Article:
IAESC VALUE | RECIPROCITY

Share collective wisdom that builds capacity and mobilizes Indigenous knowledge, cultures and languages.

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IAESC is a quality assurance organization

IAESC is an Indigenous-controlled and governed Council, recognized under the Indigenous Institutes Act, 2017 and tasked with establishing quality assurance standards and benchmarks for programs delivered by the Indigenous Institutes pillar.

The Council uses a quality assurance process steered by its Indigenous Institutes Quality Assessment Board (IIQAB). Through a Memorandum of Understanding signed in August 2018, the World Indigenous Nations Higher Education Consortium (WINHEC) is providing IAESC reference to its foundational accreditation process and access to its expertise.

The founding members of the Council include the late Delbert Horton, Pamela Toulouse, PhD, Bob Watts and Chair and Executive Director, Laurie Robinson.

IIQAB members include Kali Storm, Laura Horton and T’hohahoken Michael Doxtater, PhD.

IAESC is a Not-for-profit corporation, pursuant to the Canada Not-for-profit Corporations Act, 2009.

The Indigenous Institutes Act, 2017

The Indigenous Institutes Act, 2017 received royal assent on December 14, 2017.

This legislation recognizes Indigenous Institutes as a unique and complementary pillar of Ontario’s post-secondary education and training system; and an Indigenous controlled and governed Council.

On April 13, 2018, Ontario Regulation 239/18 recognized IAESC as the Council and nine Indigenous Institutes for the purposes of the Act.

As the Council recognized in regulation, IAESC may:

  • Approve Indigenous Institutes to grant diplomas, certificates and degrees;
  • Establish a quality assessment board and quality assurance standards;
  • Make recommendations to the Ontario government regarding which Indigenous Institutes should be included to receive operating funding; and,
  • Approve Indigenous Institutes to use the term “university.”

Consultative Process

The following elements make up our consultative process:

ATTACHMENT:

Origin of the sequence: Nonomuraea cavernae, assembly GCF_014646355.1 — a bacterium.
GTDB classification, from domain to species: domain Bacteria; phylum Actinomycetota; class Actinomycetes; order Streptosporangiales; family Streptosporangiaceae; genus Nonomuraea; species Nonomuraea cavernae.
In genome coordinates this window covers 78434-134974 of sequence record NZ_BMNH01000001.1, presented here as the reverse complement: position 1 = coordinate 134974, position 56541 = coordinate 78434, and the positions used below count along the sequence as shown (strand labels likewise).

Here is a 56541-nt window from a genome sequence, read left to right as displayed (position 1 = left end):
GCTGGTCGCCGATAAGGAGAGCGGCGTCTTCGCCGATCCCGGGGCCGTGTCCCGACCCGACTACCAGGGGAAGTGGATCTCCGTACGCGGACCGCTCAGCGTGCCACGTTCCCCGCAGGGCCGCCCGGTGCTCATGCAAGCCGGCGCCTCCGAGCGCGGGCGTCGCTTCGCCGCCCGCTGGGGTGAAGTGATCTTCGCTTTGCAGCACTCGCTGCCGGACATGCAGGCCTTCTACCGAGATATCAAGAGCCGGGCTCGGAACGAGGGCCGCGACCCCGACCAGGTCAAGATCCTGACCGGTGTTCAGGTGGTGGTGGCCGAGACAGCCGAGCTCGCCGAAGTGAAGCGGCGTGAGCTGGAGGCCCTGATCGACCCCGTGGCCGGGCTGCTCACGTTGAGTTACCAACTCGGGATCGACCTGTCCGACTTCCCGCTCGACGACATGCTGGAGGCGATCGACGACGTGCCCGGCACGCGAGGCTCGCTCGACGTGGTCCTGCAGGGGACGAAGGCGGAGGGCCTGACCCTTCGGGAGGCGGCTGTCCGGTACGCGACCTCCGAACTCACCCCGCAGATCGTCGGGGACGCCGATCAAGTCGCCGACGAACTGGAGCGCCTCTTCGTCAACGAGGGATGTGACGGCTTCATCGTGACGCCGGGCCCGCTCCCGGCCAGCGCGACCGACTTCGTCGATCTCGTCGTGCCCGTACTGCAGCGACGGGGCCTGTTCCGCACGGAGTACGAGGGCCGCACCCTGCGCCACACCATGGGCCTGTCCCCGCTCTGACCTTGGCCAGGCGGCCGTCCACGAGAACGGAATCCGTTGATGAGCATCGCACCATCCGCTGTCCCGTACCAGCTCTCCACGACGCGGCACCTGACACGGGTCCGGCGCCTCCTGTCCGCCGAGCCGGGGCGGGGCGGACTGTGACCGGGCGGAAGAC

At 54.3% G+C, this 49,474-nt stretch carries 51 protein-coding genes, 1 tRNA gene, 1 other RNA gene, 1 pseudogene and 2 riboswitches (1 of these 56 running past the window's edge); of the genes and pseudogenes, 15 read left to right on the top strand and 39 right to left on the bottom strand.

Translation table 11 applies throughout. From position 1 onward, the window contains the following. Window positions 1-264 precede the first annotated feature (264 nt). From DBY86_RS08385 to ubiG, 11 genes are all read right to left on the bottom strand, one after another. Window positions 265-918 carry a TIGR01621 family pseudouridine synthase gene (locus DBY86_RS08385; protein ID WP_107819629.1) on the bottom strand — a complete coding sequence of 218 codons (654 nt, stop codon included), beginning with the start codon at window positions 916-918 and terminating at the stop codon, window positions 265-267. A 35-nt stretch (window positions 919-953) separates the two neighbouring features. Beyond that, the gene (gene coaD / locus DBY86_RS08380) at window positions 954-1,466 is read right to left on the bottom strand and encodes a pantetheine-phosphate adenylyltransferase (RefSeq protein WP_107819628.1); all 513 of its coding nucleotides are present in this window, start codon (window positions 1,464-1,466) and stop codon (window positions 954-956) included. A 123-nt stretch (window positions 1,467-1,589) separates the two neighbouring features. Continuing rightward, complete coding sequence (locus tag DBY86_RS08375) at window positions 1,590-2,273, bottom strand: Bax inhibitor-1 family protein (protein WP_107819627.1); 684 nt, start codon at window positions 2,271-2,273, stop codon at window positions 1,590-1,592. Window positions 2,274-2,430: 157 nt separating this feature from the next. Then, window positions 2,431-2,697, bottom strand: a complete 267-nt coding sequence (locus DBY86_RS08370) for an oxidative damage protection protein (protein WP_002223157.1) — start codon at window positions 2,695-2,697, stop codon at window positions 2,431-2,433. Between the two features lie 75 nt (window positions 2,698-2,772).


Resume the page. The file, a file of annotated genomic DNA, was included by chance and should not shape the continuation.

• The development of evidence-based research
  • Dialogue with Indigenous Institutes and communities
    • Including the development of outcome documents
  • Engagement with experts in Indigenous education, knowledge and language

Purpose

The Indigenous Advanced Education and Skills Council (IAESC) solicits direction including information and knowledge from Indigenous Institutes, and the Nations and communities they serve, through dialogue.

A dialogue is…

an open and ongoing conversation between representatives from IAESC and representatives from Indigenous Institutes (often includes students, teaching and learning staff, community members, and knowledge keepers).

Why is dialogue important?

Dialogue helps ensure that the development, implementation, and integrity of quality assurance for the Indigenous Institutes pillar is guided by a consultative process that works to build consensus before decisions affecting Indigenous Institutes are made. As a non-political, arm’s-length, Indigenous-governed and controlled organization, dialogue sessions help IAESC develop an Indigenous quality assurance process reflective of Indigenous intellect and worldview. The process helps protect the interests of learners and aligns with the principles of consensus building articulated in the United Nations Declaration on the Rights of Indigenous Peoples, 2007.

What is the process?

Indigenous Institutes are invited to a session with IAESC and they bring their representatives of their institutions and communities.

The session is recorded with the consent of participants, and a written transcription is prepared. A qualitative process is used to identify themes in the transcription data and the findings and data are summarized in an outcome document. The outcome document is then shared with Indigenous Institutes and it is used by IAESC to inform its work.

How is Indigenous Knowledge Protected?

The Indigenous Advanced Education and Skills Council (IAESC) is committed to the protection of Indigenous knowledge. All information shared with IAESC through dialogues is treated as protected Indigenous knowledge and can only be used or disclosed by IAESC with written consent from dialogue participants. Examples of Indigenous knowledge may include worldviews, knowledge, knowledge keeping and sharing, ways of knowing, doing, and being, teachings, protocols, ceremony, cultures, languages, principles and values, and traditions of Indigenous communities.